Justine Siegal was a pioneer long before she pitched batting practice to six major league teams in spring training this year. Two years ago she became the first woman to coach first base for a men's professional team, the Brockton (Mass.) Rox in the independent Canadian American Association. And she spent three seasons as an assistant baseball coach at Springfield (Mass.) College until resigning last year to pursue a doctorate.
Siegal's nonprofit organization, Baseball for All, sponsors a team of 12-and-under girls called the Sparks that draws players from all over the country. Last summer the Sparks, with knuckleball sensation Chelsea Baker of Plant City, Fla., finished 39th out of 104 teams in an international tournament in Cooperstown, N.Y. -- as the only all-girls team in the event. And that was with only one practice.
Every girl on that team, Siegal said, shares the dream of playing major league baseball. Women already have played collegiately and in the minors. Left-hander Ila Borders did both, pitching in independent ball from 1997 to 2000. And USA Baseball has sponsored a women's national team since 2004. Siegal believes the day is coming when a woman will break into the majors.
"There's no reason why a woman can't be a knuckleball pitcher in major league baseball," she said. "I think we'll see it in the next 15 years."
It's happened in American pro ball already. Last summer Japanese knuckleballer Eri Yoshida joined the Chico Outlaws in the independent Golden League, albeit with little success (she was 0-4 with a 12.28 ERA). Dan Duquette, the former general manager of the Boston Red Sox, is convinced a woman will do it, though he declined to predict when.
Duquette, who runs a sports academy in Hinsdale, Mass., thinks a woman who can master a knuckleball or another off-speed pitch -- one based on feel, not power -- could make the majors first. Independent league entrepreneur Mike Veeck, who signed Borders for his St. Paul Saints, thinks the first woman will be a second baseman, a position requiring finesse, agility and savvy more than size and strength.
"God help somebody if Hoyt Wilhelm's granddaughter shows up," Veeck said, referring to the Hall of Fame knuckleballer. "Then all bets are off."
It's difficult to find anyone in MLB who agrees with Siegal, Veeck or Duquette. Of the nine MLB executives, scouts and players contacted by espnW, only three agreed to talk about the subject. None was willing to be quoted. One considered a woman playing in the majors unlikely, and the other two rejected it out of hand.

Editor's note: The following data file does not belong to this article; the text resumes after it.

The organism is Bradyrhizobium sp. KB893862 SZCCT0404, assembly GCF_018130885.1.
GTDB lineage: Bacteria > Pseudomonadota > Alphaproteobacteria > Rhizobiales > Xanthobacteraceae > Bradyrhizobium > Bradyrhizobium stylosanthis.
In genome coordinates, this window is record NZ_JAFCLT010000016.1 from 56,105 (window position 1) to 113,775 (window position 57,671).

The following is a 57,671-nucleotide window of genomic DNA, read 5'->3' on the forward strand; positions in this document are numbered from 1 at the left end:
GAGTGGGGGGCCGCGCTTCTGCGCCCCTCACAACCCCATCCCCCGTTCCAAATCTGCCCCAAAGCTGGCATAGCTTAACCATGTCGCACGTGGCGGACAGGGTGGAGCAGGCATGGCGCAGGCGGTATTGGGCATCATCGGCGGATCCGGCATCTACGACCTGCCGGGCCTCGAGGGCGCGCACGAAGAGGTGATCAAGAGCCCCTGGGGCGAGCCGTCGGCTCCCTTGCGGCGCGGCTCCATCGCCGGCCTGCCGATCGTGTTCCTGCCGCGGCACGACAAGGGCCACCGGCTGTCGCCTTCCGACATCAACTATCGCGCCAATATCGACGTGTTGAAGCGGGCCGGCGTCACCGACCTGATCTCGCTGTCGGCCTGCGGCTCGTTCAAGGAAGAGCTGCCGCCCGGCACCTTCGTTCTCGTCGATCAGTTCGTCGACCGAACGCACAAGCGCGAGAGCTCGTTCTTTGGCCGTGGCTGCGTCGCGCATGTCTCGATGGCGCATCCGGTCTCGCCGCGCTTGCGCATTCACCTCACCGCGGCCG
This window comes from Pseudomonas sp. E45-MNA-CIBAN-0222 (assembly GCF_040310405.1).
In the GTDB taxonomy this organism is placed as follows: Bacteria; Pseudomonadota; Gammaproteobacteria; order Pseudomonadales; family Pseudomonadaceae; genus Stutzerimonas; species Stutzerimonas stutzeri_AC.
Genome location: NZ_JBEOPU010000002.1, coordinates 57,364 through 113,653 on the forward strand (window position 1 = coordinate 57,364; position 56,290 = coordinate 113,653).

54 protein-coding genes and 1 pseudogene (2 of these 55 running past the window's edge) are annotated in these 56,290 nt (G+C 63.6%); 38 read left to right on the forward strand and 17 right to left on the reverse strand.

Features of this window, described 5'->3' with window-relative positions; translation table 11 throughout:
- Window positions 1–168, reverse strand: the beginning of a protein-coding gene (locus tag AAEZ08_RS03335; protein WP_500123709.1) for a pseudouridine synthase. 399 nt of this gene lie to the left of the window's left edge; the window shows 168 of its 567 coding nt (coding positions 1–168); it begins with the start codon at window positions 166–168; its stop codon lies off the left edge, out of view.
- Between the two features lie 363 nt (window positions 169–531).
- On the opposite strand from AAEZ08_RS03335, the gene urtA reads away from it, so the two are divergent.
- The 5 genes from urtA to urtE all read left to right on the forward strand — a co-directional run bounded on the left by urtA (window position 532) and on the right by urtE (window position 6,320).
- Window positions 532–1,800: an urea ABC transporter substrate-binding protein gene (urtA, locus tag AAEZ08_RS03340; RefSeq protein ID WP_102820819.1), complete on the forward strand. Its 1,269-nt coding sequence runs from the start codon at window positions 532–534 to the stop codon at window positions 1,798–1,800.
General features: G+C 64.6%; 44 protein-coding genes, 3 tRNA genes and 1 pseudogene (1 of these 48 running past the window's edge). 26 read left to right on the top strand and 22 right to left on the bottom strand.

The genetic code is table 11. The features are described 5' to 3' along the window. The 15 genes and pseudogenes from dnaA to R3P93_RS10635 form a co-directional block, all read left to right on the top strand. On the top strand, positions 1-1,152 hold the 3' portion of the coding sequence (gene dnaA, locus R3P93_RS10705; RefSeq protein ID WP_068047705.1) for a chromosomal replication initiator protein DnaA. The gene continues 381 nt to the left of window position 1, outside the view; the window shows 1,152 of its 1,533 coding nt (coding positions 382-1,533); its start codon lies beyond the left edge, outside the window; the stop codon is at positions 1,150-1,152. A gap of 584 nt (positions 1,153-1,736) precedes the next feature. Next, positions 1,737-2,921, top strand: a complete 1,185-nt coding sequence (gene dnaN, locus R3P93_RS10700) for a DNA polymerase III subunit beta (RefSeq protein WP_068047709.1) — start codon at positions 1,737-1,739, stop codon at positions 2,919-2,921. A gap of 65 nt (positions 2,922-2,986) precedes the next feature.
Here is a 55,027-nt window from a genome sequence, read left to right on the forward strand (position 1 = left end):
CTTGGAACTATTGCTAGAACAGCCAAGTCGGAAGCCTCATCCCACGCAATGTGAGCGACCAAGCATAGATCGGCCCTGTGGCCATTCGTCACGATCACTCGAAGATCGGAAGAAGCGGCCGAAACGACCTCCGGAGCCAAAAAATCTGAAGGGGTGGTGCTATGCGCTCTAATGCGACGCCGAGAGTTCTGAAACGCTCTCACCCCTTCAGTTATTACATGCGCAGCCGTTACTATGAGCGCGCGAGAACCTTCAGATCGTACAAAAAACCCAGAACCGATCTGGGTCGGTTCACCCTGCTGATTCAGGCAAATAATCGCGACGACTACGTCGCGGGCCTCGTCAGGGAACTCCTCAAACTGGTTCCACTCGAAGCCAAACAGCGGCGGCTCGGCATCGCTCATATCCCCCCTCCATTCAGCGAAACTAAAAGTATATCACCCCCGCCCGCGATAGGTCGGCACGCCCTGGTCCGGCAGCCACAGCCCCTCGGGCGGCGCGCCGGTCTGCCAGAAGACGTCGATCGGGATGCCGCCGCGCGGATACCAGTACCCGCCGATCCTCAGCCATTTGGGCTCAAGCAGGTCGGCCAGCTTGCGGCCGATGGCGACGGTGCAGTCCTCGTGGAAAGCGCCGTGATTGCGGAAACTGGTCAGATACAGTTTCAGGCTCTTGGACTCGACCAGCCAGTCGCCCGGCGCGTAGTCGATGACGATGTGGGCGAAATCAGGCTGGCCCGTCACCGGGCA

Tampa Bay Rays manager Joe Maddon was skeptical.
"It's hard to visualize that right now, but I can never say never," he said. "You watch softball games, man, and it's extremely impressive -- the speed of the game, the quality of the play. But hardball is a lot different than softball is, just with the distances on the field, the strength that's required, all those different things. And then furthermore, I don't know if a woman has been challenged to play every day. Even a minor league season is 140 games or whatever, while a softball season has days [off] in between."
If it were to happen, a pitcher would be most likely, Maddon said.
"I don't think you're going to see a power pitcher," he said. "I know that one girl [Baker] has been throwing a knuckleball. Something like that would make the most sense. But it's not going to be easy."
Veeck thinks MLB eventually will seek out women for economic reasons. Women, he said, will be cheaper to sign as undrafted free agents than big-bonus draft picks -- no different from the Latin American prospects that clubs covet now.
"The only negative I ever hear is, women don't have enough upper-body strength," Veeck said. "Of course, I've had a lot of players who played for me who didn't have enough upper-body strength."
The key, Siegal said, is providing more opportunities for women to play baseball past age 12, when most switch to softball.
According to the National Federation of State High School Associations, 859 girls played on boys' high school teams in the 2009-10 school year. Last month, Californians Marti Sementelli and Ghazaleh Sailors, who are teammates on the U.S. women's national team, became the first female pitchers to start against each other in a boys' high school game. But girls often must shop around to find a school that will let them try out. Last summer, Duquette's academy teamed with Siegal's nonprofit to hold an international baseball camp for females ages 11 through adult -- the first of its kind, according to Duquette. Twenty-five women attended. The program has been expanded to a full week this July.
Borders, now a firefighter in Gilbert, Ariz., thinks the first woman will need one other important skill: the ability to fit in with the guys.
"You need to know how to banter with them, how to be respectful with the banter and how to gain their trust," she said. "You have to have thick skin. They need to see if you can keep your wits about you. They need to know you're out there for the right reasons -- not to be a prima donna, not to change the game, but to win.
"Anybody can throw to one batter, or throw one inning, and get headlines," Borders said. "I don't think that's appropriate. You've got to contribute to your team."